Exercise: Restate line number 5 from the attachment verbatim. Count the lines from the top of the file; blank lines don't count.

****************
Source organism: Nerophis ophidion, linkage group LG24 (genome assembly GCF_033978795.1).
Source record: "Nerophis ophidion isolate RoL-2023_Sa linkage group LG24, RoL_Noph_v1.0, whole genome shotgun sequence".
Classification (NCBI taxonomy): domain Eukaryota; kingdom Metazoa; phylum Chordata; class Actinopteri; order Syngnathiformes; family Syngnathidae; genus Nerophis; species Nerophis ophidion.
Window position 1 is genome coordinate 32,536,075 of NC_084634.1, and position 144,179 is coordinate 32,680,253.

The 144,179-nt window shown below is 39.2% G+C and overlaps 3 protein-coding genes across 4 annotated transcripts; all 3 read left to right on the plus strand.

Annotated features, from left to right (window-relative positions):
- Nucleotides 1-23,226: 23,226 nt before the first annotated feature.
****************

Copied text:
The 144,179-nt window shown below is 39.2% G+C and overlaps 3 protein-coding genes across 4 annotated transcripts; all 3 read left to right on the plus strand.